He did not seem particularly impressed. As we discussed the nature of the fatwa, how it was delivered, and what was contained therein, he made it clear that a basic understanding of the rules of issuing religious verdicts would have halted this preacher from delivering anything of this manner. Protests, in and of themselves, could never be considered as high treason or anything of the sort. Even if they were, the verdict would have to delivered, as non-binding advice, to the state authorities responsible for maintaining law and order -- not to the 'Egyptian people,' thus encouraging vigilantism. In issuing a statement in this fashion, the preacher was encouraging less law and order, not more, and civil strife. The 'fatwa,' as Shaykh Musa described it, was null and void, and the Azhar should consider re-evaluating Imam Hashem's credentials, if he had them.
The question that remains, however, is whether or not this is a good development, or a bad one? If we look at the glass as somewhat half full, then perhaps it is a good one, as that the Azhar and the Ministry of Endowments (led, as mentioned, by a Muslim Brotherhood sanctioned appointee) both rejected the statement, and are trying to bring in Imam Hashem for questioning over his views. As such, one hopes, such unsavory statements in the future posing under the cloak of religion shan't be left unchallenged in the new Egypt.
Of course, any individual can engage in discourse -- but statements that are akin to incitement to violence are generally not protected under the law. Moreover, when Imam Hashem spoke, he did so (wittingly or not) as a representative of the Azhar establishment -- an establishment that, whether it likes it or not, has a particular responsibility in the new Egypt. There is a consensus in Egyptian society, both on the grassroots as well as within political parties, that Azhar should be the reference point for Islam in Egypt (even while motivations for this may vary). If that is the case, then Azhar has a responsibility to protect its brand, especially if that brand is being used to promote political positions.
What is furthermore intriguing, however, is the response of the non-religious and non-Islamist in all of these episodes. It was, of course, predictable that many of the non-Islamist sections of Muslim society in Egypt were unimpressed with President Morsi's use of religious discourse to engage in the public arena. They're incredibly unenthusiastic about religion being used by the Muslim Brotherhood for partisan ends. But they're not consistently against the engagement of religion.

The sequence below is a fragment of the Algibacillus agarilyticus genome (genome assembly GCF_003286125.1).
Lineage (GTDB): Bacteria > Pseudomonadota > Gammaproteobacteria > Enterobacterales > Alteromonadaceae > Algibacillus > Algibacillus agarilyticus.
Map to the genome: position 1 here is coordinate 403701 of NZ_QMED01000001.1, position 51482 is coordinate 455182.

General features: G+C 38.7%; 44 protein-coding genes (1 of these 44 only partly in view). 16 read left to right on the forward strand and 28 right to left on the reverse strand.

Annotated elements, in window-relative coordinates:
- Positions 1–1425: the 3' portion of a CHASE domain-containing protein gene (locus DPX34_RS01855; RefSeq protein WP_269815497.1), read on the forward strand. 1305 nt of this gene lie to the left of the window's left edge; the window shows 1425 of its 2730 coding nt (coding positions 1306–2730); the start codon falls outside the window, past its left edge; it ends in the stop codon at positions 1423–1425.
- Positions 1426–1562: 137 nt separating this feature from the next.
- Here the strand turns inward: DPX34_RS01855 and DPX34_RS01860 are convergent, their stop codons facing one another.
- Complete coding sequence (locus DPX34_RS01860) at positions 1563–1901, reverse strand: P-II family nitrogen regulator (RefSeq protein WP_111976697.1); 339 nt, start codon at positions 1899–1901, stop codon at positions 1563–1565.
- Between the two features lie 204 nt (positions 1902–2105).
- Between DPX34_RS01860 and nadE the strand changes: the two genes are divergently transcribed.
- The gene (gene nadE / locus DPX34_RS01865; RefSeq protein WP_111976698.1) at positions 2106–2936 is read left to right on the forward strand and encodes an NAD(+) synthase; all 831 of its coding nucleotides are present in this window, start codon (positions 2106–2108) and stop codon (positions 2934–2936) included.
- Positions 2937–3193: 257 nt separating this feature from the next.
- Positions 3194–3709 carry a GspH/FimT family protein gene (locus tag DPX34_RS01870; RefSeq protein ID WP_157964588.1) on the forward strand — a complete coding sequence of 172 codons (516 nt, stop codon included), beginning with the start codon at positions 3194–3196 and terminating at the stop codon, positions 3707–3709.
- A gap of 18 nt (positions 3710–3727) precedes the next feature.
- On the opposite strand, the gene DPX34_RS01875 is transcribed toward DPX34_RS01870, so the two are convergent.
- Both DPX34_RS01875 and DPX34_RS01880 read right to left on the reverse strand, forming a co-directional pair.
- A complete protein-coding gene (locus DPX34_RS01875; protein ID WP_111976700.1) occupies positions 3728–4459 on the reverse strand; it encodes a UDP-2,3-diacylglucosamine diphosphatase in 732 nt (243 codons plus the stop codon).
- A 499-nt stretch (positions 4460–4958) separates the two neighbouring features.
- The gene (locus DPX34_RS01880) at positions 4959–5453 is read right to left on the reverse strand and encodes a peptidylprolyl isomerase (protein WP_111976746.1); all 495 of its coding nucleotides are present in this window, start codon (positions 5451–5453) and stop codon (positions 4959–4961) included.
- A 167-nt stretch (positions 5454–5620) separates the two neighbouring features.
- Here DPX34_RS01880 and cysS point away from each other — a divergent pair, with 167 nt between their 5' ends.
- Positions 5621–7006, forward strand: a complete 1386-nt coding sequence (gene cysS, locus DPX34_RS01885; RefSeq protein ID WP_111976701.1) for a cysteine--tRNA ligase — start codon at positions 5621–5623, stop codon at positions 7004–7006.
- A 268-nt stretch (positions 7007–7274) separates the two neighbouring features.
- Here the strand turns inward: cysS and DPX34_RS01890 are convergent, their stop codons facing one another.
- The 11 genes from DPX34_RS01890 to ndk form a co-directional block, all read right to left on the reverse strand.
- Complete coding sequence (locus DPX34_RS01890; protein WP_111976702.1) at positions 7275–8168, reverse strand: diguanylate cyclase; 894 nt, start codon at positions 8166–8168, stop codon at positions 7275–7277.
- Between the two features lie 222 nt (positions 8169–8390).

When the purist Salafi parties became more engaged in the political arena, many within these sections of Egyptian society were very vocal in their calls for the Azhar, as the mainstream Islamic viewpoint of Egypt, to engage more vigorously in Egyptian public life. Their response to purist Salafism wasn't less religion -- rather, it was more religion, but from a more mainstream perspective. There was no real attempt from any quarter to not even have, for example, a minister of endowments responsible for any religious administration, which you might have expected from hard-core secularists. When Imam Hashem made his comments, it was a committed anti-Islamist campaigner for Mubarak's last Prime Minister, who insisted the Azhar get involved in the fray. There continues to be no real political movement aimed at removing mentions of religion in the constitution -- only about how it is mentioned. The new center-left political party of al-Baradei, Hizb al-Dostour, which one might have assumed to be secularist in orientation, saw no contradiction in handing out flyers about its party at prayers.
That is Egypt. In fact, it is probably the Arab world. It isn't that the Arabs at large are Islamists -- they are not, and it would be a mistake to characterize them as such. Nevertheless, religion in Egypt in particular, and in the wider Arab region, is very important to the local population. It always has been, and it will doubtlessly continue to be so.
The question is, how is it going to be utilized, and how will people be mobilized along its lines? Will it continue to be utilized within the domain of identity politics? Will it impact more on legislation? How will different political groups and personalities react and engage with it? None of this is certain in the flux that continues to characterize post-Mubarak Egypt -- but it is clear that there are bound to be challenges to Egyptian notions of secular, liberal, secularism and liberalism, along the way. Dr. H. A. Hellyer is a Cairo-based analyst is on the MENA region, and was previously at Gallup, the Brookings Institution, and Warwick University